The fourth and final destination on my farewell tour of Finland was Mikkeli or St Michel to give it its Swedish name. As I pulled into the city I had a tremendous feeling, as if a wave of serenity washed through the bus. It was a beautiful city. I almost leapt off the bus. I couldn't wait to be unleashed on the city. Right from the beginning I was taken in.
There was a park with a small performance stage, it was such a small stage that I thought it must belong to a Sami company. I retraced the bus route to take a look at the FC Mikkeli football stadium, it looked so much better than the JJK football stadium. Across from the stadium was another lovely park. It had a statue of General Mannerheim. Mikkeli was the city from where Mannerheim beat the Russians in World War Two, a victory which the Finns are extremely proud of after years of rivalry between the two nations. Indeed some of the old army barracks have been converted into houses complete with perimeter fencing and cannons in the grounds.
As far as the 'typical Finnish town layout' the square and town hall were together but the church had been placed some 500 metres away, it takes pride of place on a small mound surrounded by grass, it is an amazing sight. It looked identical to Jyvaskyla's layout but Mikkeli seems to use the space a little bit more wisely. I had planned to go to the Headquarter's Museum, the place where this famous defeat was planned, but I frustratingly found it closed.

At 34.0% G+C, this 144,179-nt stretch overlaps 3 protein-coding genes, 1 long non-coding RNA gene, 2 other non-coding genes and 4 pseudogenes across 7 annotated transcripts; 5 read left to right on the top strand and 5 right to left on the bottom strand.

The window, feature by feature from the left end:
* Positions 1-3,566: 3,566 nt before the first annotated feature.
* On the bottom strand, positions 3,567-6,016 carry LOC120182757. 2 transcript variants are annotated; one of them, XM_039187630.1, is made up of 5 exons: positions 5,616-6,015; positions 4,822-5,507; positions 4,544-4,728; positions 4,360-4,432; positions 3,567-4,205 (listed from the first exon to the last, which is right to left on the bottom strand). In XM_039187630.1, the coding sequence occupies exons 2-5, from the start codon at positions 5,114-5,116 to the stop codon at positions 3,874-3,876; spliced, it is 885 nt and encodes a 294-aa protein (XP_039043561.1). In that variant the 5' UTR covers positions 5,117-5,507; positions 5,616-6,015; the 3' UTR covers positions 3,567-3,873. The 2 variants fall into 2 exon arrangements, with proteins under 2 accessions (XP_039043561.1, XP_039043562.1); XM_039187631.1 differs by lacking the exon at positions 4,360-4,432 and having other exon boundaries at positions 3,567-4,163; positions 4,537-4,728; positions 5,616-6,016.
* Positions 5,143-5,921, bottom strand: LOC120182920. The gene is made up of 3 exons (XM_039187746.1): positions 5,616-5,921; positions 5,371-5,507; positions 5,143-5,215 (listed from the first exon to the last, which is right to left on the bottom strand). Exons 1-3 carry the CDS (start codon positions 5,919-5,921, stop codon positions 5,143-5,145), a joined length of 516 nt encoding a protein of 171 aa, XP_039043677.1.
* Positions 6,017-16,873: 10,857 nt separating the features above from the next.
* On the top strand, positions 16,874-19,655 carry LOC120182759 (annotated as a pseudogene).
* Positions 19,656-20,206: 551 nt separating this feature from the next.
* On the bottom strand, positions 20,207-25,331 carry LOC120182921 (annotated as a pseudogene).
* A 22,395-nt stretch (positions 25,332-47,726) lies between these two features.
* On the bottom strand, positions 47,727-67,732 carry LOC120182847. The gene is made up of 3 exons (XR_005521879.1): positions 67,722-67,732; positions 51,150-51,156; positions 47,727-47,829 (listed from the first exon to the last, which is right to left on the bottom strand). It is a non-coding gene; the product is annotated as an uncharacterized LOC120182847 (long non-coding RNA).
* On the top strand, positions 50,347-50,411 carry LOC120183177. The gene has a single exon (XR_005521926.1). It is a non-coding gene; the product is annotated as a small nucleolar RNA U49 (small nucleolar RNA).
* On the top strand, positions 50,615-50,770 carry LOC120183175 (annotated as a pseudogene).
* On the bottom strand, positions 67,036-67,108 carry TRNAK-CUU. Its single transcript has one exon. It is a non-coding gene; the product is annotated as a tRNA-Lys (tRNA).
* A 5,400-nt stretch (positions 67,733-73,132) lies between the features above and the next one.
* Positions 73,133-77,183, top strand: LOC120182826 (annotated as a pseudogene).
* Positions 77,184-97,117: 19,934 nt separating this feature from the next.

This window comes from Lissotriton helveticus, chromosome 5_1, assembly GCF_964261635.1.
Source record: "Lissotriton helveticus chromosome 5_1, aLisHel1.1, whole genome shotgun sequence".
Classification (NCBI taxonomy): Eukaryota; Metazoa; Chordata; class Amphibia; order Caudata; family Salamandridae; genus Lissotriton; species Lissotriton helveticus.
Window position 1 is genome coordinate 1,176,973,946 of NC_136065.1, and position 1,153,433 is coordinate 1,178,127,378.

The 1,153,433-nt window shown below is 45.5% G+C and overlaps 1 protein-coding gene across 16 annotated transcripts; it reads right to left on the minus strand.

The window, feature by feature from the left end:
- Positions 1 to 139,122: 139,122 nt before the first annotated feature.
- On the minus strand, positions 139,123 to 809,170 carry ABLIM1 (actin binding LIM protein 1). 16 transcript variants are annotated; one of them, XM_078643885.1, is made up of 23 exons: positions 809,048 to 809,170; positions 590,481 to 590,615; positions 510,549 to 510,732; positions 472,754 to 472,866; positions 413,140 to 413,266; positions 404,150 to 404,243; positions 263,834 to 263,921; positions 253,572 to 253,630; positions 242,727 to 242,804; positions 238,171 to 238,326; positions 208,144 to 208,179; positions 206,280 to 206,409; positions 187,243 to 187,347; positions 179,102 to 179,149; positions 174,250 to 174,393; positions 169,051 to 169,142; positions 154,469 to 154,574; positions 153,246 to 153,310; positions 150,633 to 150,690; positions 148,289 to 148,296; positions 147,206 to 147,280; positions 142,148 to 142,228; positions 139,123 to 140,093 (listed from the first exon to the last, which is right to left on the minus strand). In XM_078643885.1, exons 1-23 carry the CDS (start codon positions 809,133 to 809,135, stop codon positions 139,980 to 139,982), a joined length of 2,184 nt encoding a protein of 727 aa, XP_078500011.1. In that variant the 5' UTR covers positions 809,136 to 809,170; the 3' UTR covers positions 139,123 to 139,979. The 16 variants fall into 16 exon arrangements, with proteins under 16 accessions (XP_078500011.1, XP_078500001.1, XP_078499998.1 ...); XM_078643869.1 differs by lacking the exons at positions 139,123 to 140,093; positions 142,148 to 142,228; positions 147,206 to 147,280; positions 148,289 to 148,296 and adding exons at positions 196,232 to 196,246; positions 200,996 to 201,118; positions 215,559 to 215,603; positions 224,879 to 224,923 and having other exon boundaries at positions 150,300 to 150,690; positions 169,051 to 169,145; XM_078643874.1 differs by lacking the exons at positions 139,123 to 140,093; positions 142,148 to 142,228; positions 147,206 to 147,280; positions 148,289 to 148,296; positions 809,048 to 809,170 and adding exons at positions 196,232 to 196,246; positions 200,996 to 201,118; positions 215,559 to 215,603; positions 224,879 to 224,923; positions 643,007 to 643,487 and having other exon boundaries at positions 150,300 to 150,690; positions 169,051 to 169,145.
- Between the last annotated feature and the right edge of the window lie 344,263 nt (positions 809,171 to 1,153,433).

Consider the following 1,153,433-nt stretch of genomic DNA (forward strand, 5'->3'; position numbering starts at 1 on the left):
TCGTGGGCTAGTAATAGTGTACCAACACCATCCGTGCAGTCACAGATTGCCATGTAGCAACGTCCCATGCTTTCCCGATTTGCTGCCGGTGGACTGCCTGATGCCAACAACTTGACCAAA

Mikkeli seemed to break the typical Finnish town format, slightly. Up from the Headquarter's museum is the observatory, but this bizarre looking building is the least impressive thing about climbing the steep road to the top. About three quarters up the road, near the car park there's a little path and steps which lead up to the edge of the hill which is a rock face and provides a terrific view of Mikkeli. The path actually leads up to the summer open air theatre, which are popular in Finland because of the hot weather during the summer.
Heading west I stumbled across the Stone Sacrisy. This is a very, very small church which is surrounded by the road, it's like a roundabout with a church on it. I ventured inside and was followed by a woman who unnerved me by standing in the doorway of this 5 metre by 5 metre building, there wasn't much to see and I felt guilty for only spending 5 seconds inside it and disturbing the woman from her book. I panicked and placed a donation in the box and left.
I made my way down the road which led into the commercial centre of Mikkeli, but I wasn't interested in shopping. I knew there was a harbour somewhere and was going to find it. Mikkeli is a surprisingly compact city which is littered with World War Two bunkers, there was one on the way to the harbour which was like a brick igloo and built in the garden; they obviously weren't as organised as the British government in organising the protection against aggression. I found the harbour which was very peaceful and I sat for a while looking at the lake and the two maritime sculptures which are near the harbour shop.
The city was busy but it didn't feel as busy as Tampere, the whole atmosphere is relaxed and peaceful. The harbour is little more than a jetty and Mikkeli doesn't feel like it needs or has a harbour as it's out of the centre and not a centre point. I made my way back over the dual carraigeway and the railway, to catch the bus back to Lahti. I hadn't been there very long, about 3 hours but it was enough to see everything outside.